A closer look at companies executing leadership excellence
If your employees could vote you in or out as their leader, would you keep your position? That was just one of the many questions that Richardo Semler started to ask when he went to work for his father’s company, SEMCO Partners, in the late 1970’s. At the time, the San Paulo, Brazil-based company built pumps and propellers for ships. Semler immediately noticed that SEMCO employees were clearly boxed in by a hierarchical organizational structure. This was not a structure in which Semler wanted to spend the rest of his career. So, he started asking questions. Lots of questions.
Why do we record every time an employee clocks in and out for 40 years, then give him a gold watch when he retires? Why can’t we share our strategies and financials with our employees? It became quickly apparent that the answers to these questions were neither inspiring nor logical for a company that he wanted to innovate and grow.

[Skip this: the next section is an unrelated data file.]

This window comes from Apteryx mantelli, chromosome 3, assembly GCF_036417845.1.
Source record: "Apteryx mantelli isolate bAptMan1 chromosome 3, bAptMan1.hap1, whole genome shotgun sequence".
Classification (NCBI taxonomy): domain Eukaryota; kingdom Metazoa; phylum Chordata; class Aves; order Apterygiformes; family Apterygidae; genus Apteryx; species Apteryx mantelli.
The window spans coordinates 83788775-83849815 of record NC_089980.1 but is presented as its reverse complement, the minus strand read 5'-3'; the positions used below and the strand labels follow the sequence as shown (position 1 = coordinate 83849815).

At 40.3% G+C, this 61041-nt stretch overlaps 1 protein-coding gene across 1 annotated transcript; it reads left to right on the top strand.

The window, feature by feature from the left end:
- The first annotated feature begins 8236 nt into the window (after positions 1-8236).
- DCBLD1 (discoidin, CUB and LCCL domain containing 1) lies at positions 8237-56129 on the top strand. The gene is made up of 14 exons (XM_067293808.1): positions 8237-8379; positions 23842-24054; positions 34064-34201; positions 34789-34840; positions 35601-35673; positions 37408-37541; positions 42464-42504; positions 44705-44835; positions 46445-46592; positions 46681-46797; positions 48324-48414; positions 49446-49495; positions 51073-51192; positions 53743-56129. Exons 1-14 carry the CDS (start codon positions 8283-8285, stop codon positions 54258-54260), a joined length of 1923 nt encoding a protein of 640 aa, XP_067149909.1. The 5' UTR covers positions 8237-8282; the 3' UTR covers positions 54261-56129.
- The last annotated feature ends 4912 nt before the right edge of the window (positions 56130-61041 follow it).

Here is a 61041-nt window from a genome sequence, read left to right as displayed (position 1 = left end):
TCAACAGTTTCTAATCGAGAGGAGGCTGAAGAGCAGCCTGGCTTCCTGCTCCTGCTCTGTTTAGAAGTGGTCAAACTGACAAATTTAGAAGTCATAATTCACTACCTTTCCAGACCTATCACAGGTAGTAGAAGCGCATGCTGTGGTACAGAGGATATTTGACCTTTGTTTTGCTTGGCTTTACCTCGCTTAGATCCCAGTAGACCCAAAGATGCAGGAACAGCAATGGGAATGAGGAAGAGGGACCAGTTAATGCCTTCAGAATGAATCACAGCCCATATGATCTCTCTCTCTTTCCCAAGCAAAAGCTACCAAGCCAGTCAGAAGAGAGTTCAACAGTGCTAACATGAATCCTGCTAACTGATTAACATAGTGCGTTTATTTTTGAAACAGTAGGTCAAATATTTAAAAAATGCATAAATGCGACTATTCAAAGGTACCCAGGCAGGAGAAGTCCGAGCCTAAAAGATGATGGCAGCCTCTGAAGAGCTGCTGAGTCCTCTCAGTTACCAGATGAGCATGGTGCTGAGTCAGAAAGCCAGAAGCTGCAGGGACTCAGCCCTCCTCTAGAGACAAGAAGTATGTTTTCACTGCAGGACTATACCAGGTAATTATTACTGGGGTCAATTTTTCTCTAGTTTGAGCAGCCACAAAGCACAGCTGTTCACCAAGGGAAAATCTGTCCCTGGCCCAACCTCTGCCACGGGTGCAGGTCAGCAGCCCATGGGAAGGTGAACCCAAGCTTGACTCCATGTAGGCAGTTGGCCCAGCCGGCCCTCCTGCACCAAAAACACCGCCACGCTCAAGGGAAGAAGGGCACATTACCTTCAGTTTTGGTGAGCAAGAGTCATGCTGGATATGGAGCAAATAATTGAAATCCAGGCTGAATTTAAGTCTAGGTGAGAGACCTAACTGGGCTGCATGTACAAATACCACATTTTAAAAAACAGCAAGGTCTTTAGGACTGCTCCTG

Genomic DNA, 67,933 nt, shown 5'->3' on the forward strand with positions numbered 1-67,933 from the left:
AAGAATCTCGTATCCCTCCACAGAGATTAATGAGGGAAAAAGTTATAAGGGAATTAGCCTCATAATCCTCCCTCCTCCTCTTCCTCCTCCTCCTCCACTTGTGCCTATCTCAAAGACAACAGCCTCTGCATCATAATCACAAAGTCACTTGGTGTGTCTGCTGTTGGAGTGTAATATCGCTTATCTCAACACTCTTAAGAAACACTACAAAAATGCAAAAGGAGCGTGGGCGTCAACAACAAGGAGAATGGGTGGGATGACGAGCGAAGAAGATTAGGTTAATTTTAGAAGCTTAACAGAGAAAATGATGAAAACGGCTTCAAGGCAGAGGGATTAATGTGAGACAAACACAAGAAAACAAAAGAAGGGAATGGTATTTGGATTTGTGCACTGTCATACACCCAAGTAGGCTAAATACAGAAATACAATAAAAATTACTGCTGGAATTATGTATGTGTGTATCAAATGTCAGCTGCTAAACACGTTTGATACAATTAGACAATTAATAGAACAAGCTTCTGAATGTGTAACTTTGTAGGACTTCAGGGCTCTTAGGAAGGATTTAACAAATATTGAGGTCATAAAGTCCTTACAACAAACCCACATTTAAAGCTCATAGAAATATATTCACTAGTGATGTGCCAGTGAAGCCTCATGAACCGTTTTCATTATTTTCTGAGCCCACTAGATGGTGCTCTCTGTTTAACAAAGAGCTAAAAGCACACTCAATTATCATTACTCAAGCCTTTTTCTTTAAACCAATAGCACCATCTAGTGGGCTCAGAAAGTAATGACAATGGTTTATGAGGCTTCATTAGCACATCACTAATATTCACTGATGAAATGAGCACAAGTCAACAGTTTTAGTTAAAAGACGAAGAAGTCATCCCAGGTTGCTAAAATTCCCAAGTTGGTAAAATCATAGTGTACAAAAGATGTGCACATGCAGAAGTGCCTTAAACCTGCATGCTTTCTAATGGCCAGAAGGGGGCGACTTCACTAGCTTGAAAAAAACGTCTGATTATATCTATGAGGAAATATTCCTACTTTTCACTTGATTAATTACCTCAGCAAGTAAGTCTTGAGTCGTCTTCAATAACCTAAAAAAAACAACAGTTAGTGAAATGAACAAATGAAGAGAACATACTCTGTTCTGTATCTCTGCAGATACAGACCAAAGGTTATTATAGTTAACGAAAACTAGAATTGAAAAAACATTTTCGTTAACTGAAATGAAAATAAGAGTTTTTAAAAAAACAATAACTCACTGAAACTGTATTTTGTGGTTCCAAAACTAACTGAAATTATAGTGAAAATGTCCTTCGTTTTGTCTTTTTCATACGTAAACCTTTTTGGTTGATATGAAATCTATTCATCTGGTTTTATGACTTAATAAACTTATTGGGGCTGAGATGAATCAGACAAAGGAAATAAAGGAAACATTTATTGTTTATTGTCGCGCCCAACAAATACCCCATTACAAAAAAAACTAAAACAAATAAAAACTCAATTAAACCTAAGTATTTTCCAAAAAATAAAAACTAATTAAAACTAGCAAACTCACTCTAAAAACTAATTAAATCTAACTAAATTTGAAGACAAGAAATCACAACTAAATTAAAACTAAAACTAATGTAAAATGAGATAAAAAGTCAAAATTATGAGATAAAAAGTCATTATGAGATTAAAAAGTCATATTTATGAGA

From firing layers of managers, to ripping out timeclocks, Semler guided SEMCO over the years to create a self-organized system. Under his leadership, the company grew from 140 that built two products to 1,000’s of employees who today make rocket fuel, build factories, and manage ATM’s all across Brazil.
Ricardo Semler has turned his ideas on radical reorganization into a movement. In his TED Talk, What Happens When You Run a Company With (Almost) No Rules, Semler shares that today, SEMCO managers get evaluated anonymously every 6 months. About a decade ago, he was voted out of the CEO position – and he’s okay with that. If he was not the best person for the role, then he gladly stepped aside for the good of the organization.
No longer focused on the day-to-day management of the business, Semler is free to spread his ideas by teaching, writing, and speaking around the world. You can learn more about radical reorganization by listening to Semler’s podcast, Leading Wisely.